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Know the Difference: Estate Plans vs. Wills

Many people falsely believe that an estate plan simply means drafting a will. But a will is just one component of an estate plan.

An estate plan is much more comprehensive and may necessarily include many more documents than a will.

Having a Will is Crucial

At a minimum, you should have a “Will”. A will is a legal document that should specify how you want your assets distributed. It can also name an executor who will ensure that the directions of your will are carried out. In the absence of a more comprehensive estate plan, your will should also state who will be the guardian of any underage children.

A Will only takes into account your assets and obligations at the time of your death.

A Will is Usually Not Enough

Ideally, your will is the primary building block of your estate plan; however, even if you have minimal assets, an estate plan can ensure that your assets go to your desired beneficiaries, your chosen guardians care for your underage children and your funeral and internment instructions are followed.

An estate plan may also apply while you are living, should you become incapacitated.

Estate planning takes into account your current and future financial assets and obligations, current management of your assets, distribution of your assets on your death, and any post-death legacy planning, which can cover achieving your philanthropic desires, setting up an asset distribution structure and/or deferring the distribution of your assets.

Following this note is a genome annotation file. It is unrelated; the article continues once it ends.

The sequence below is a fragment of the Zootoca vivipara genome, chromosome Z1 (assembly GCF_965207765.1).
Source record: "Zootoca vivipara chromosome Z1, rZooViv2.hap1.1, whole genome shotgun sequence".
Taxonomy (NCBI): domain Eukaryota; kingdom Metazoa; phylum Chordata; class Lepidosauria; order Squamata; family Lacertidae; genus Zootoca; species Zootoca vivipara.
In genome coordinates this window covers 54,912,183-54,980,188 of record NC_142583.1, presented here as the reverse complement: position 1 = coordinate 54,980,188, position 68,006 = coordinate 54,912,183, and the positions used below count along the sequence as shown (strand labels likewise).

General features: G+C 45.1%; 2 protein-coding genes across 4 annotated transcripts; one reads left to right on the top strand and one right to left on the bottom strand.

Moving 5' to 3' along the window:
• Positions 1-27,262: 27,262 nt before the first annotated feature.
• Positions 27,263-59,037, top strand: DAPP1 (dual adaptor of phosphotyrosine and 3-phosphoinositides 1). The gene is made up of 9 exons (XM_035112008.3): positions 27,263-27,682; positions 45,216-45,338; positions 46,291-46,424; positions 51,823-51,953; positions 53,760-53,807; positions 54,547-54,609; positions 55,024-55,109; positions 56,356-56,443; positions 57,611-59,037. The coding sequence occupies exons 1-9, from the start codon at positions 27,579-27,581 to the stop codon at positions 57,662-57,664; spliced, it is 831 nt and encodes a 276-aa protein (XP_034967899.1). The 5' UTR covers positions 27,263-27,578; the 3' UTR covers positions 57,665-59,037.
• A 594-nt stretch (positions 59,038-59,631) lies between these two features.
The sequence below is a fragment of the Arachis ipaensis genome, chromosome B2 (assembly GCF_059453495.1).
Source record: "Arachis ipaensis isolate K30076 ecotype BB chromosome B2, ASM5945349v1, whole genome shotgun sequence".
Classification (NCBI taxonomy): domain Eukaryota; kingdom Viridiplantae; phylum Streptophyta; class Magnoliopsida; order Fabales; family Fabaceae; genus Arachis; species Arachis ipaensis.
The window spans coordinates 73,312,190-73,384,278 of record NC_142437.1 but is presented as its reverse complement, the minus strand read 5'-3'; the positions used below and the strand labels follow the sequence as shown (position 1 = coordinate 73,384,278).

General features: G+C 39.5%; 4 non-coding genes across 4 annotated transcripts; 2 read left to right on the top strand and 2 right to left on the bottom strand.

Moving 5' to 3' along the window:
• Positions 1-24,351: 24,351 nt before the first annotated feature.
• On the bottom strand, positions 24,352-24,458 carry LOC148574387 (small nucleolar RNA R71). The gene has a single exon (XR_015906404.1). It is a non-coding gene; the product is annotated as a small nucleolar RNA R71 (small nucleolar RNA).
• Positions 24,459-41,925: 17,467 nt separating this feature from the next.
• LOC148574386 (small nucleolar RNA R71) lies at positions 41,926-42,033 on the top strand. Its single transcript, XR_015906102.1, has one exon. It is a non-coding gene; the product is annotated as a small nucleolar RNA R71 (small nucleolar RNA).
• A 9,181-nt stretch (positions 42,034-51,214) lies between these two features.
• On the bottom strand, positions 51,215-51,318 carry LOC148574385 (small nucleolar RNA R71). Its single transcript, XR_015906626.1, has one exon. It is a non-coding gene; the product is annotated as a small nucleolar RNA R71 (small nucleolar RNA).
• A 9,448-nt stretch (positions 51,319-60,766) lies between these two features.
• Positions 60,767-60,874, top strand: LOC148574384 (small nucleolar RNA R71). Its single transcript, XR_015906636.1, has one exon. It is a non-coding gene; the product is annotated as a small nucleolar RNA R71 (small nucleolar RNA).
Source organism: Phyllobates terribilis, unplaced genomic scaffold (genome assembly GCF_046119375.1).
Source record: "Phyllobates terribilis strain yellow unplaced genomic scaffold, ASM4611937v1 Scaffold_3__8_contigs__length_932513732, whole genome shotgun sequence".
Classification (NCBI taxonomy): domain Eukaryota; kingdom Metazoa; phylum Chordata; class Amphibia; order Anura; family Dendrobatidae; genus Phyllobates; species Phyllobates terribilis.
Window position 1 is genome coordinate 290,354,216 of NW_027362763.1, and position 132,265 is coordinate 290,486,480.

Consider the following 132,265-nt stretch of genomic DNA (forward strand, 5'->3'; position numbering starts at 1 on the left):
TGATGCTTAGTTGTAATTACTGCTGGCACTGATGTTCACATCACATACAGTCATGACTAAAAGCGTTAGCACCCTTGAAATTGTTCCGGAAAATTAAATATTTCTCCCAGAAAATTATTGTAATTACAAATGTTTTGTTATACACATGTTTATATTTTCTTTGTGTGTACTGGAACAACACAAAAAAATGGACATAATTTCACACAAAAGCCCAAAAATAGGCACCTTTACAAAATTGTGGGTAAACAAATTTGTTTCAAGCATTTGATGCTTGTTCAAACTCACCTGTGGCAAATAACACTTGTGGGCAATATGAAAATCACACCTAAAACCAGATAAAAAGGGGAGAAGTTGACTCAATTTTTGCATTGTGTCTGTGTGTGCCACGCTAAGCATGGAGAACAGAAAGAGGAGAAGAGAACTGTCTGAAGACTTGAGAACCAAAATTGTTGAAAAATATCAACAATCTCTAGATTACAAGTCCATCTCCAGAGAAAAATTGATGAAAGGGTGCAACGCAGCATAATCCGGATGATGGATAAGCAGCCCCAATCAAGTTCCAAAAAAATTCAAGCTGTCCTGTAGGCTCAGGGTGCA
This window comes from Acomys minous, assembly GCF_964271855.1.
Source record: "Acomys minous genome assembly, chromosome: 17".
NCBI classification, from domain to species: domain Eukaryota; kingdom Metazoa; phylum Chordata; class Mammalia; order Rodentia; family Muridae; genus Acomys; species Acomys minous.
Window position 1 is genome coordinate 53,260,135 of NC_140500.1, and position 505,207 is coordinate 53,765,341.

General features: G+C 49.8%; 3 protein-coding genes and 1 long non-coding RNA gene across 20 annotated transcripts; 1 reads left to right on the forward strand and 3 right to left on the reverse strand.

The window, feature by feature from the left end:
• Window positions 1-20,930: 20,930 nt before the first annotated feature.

Key Components of an Estate Plan

Wills and Trusts

No matter the amount of your assets you should have a will – and/or a trust.

A will ensures that your assets are distributed to your beneficiaries as you wish. Without a will, a probate court could lead to an unintended distribution of assets. Putting your assets into a trust with specific documentation around it may not achieve the same goals as a simple will but can help to limit estate taxes and legal challenges.

Power of Attorney

A power of attorney designates a person or entity of your choice to ensure assets and finances are properly managed after your death or if should you become incapacitated while living.

Healthcare Power of Attorney

A healthcare power of attorney designates someone to make healthcare decisions on your behalf if you should become incapacitated before your death. They become responsible for carrying out your “living will” as it pertains to your physical well-being.

Guardianship Designations

If you have underage children, an estate plan is crucial, as it should name their guardians in the event that your spouse has pre-deceased you or is unable to care for them. Without a guardianship designation, a court may rule that your children be cared for by a family member or other person you would not have chosen.

Letters of Intent

Letters of intent are specific instructions for the executor or a beneficiary to follow. They can provide for the specific allocation of assets, distribution of family heirlooms, funeral directions, charitable allocations, etc.

Revisit your Estate Plan

Keep your estate plan current. Revisit at least every two years or after any major life-changing circumstance such as marriage, divorce, the birth or adoption of a child or grandchild, the sale of a family business, the sale of property, moving to a different province, declining health, etc.

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This content is provided for general informational purposes only and does not constitute financial, investment, tax, legal or accounting advice nor does it constitute an offer or solicitation to buy or sell any securities referred to. Individual circumstances and current events are critical to sound investment planning; anyone wishing to act on this content should consult with his or her financial partner or advisor.

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